On the forum (http://richie3jack.proboards.com), a golfer asked about Dave Stockton’s putting instruction that believes you should not take a practice stroke before you putt.
While I haven’t worked with Stockton on putting or watched any video of his, my interpretation is that he’s essentially saying that the brain does a great job of being able to sense what type of putting stroke is necessary to have a good speed on the ball and that if you start taking practice strokes, you start to confuse the brain and doubt creeps in.
I think his points have some merit, although I still would NOT advise this idea to the average golfer looking to putt better.
One of the things that Geoff Mangum addressed in his video ‘The Reality of Putting’ (www.realityofputting.com) is the fallacy that many golfers have with regards to ‘touch.’ As Mangum points out, you’ll hear a lot of golfers say that ‘I’ve never had good touch.’ Mangum states that simply isn’t true and that we display good touch in our daily lives. For instance, if I need to open the door by grabbing the door knob, if ‘I’ve never had good touch’, I would either miss the door knob or bang my hand into the door more often than not because of my ‘lack of touch.’
And yes, we can absolutely apply that type of touch we use in our daily lives on the putting green.
I cannot go into Mangum’s method of doing that because it’s an important piece of his proprietary information. However, I can discuss the importance of rhythm in the putting stroke.
Rhythm, for the purposes of the putting stroke, is essentially about having the same putterhead speed going back and going thru. If the thru-stroke is faster than the backstroke or vice versa, that’s ‘poor rhythm.’
It doesn’t matter if your stroke *tempo* is fast or slow, the best putters over time have spectacular rhythm. Just like Brad Faxon does.
Mangum’s video shows you how to use your practice strokes in order to use rhythm and tempo so you can develop the putting stroke you need for a particular putt that will allow you have good touch. I immediately installed this into my putting routine and my touch/speed has dramatically improved. What’s crazy about it is that it works so organically. For example, if I’m playing greens that are 11 on the stimpmeter one day and then the next day I’m playing greens that are an 8 on the stimpmeter, I catch on much more quickly that the greens are slower and don’t have that problem of leaving putts short all day.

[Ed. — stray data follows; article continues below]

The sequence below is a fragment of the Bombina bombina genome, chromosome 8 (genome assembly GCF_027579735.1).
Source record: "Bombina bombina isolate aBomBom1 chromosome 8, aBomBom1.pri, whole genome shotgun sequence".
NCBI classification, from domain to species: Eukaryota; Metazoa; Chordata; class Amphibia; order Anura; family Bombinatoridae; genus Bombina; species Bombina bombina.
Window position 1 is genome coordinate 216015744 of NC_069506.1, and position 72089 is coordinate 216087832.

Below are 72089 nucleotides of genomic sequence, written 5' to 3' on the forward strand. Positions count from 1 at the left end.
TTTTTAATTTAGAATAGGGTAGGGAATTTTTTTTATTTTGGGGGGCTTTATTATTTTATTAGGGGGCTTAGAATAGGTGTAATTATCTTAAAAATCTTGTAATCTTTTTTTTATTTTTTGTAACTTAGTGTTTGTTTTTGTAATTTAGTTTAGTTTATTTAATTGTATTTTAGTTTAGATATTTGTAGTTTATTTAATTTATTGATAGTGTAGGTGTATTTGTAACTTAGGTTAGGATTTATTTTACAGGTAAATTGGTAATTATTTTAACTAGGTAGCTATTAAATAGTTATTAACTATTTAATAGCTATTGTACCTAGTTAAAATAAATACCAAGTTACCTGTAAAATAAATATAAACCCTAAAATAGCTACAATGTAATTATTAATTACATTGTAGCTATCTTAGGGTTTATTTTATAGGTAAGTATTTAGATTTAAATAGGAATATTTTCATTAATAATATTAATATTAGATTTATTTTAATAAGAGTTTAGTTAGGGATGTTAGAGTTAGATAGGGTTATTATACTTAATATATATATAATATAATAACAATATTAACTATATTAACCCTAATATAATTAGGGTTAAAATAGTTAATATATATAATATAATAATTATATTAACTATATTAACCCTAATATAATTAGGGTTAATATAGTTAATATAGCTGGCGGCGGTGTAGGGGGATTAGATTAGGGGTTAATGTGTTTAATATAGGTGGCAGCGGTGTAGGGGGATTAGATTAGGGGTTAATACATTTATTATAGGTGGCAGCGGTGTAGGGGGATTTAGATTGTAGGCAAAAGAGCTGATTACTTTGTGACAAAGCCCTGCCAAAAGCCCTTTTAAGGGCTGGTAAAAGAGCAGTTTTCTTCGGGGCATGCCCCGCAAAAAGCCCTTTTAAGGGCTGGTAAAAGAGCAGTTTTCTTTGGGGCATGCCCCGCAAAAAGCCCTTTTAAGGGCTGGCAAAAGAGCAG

Where I can understand Stockton’s concept is after reading the Karlsen and Nilssen study (http://www.aimpointgolf.com/docs/Karlsen2010.pdf) on putting. They found that the optimal thru-stroke should take about 270 to 370 milliseconds. But what they also found is that when golfer’s err outside that range, they almost always go too slow.
One of the fun and exciting things for me when I learn new things about the game is to go back and figure out why, with pretty good accuracy, I failed or succeeded at a part of the game previously. Throughout college I was a legitimately great putter. And once I got back into the game after an 8-year layoff, I started off putting like my usual self. But then I eventually saw my putting getting worse and worse. The Karlsen and Nilssen study along with Mangum’s video helped me understand the folly of my putting ways.
Essentially, I confidently believe that in my 2009-2010 putting decline, I became more worried about putter aim and the arc of the putter stroke. I also became very conscious of putter speed and really trying to focus on having the right sized putter stroke for the speed of the putt. Back when I was a great putter, I more or less worked on two things, keeping the putter head low to the ground and having a good rhythm.
I think what happened is that during my putter decline, because I ignored the rhythm of the putter stroke my thru-stroke became very slow. The focus on speed, but ignoring rhythm in the end made me very ‘careful’ with my putting stroke. However, my rhythm was probably the equivalent of Bob Murphy’s ‘pause at the top’ golf swing, but it was less noticeable because the putting stroke takes less time and has less moving parts.
With that regard, I think Stockton has a point. But Mangum’s way forces the golfer to not have that ‘pause at the top’ and that too slow of a thru-stroke. So I personally feel from my experience that practice strokes are extremely helpful if you know how to use them to your advantage.